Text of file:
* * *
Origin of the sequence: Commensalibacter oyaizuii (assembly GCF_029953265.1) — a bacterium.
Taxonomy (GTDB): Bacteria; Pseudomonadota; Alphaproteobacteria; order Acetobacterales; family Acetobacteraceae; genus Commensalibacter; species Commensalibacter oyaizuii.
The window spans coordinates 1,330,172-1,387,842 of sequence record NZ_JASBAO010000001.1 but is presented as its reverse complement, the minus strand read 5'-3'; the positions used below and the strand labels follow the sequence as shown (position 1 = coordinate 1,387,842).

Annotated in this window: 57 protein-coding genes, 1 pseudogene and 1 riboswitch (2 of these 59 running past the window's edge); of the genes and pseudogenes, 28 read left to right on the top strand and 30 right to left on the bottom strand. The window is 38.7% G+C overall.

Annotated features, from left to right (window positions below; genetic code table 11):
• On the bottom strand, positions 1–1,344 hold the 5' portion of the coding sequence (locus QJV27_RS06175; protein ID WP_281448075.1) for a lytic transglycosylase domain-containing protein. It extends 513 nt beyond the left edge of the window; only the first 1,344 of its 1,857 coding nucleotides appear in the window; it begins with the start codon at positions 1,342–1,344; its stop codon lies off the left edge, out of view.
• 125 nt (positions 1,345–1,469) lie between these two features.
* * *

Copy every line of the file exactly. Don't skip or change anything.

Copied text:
Origin of the sequence: Commensalibacter oyaizuii (assembly GCF_029953265.1) — a bacterium.
Taxonomy (GTDB): Bacteria; Pseudomonadota; Alphaproteobacteria; order Acetobacterales; family Acetobacteraceae; genus Commensalibacter; species Commensalibacter oyaizuii.
The window spans coordinates 1,330,172-1,387,842 of sequence record NZ_JASBAO010000001.1 but is presented as its reverse complement, the minus strand read 5'-3'; the positions used below and the strand labels follow the sequence as shown (position 1 = coordinate 1,387,842).

Annotated in this window: 57 protein-coding genes, 1 pseudogene and 1 riboswitch (2 of these 59 running past the window's edge); of the genes and pseudogenes, 28 read left to right on the top strand and 30 right to left on the bottom strand. The window is 38.7% G+C overall.

Annotated features, from left to right (window positions below; genetic code table 11):
• On the bottom strand, positions 1–1,344 hold the 5' portion of the coding sequence (locus QJV27_RS06175; protein ID WP_281448075.1) for a lytic transglycosylase domain-containing protein. It extends 513 nt beyond the left edge of the window; only the first 1,344 of its 1,857 coding nucleotides appear in the window; it begins with the start codon at positions 1,342–1,344; its stop codon lies off the left edge, out of view.
• 125 nt (positions 1,345–1,469) lie between these two features.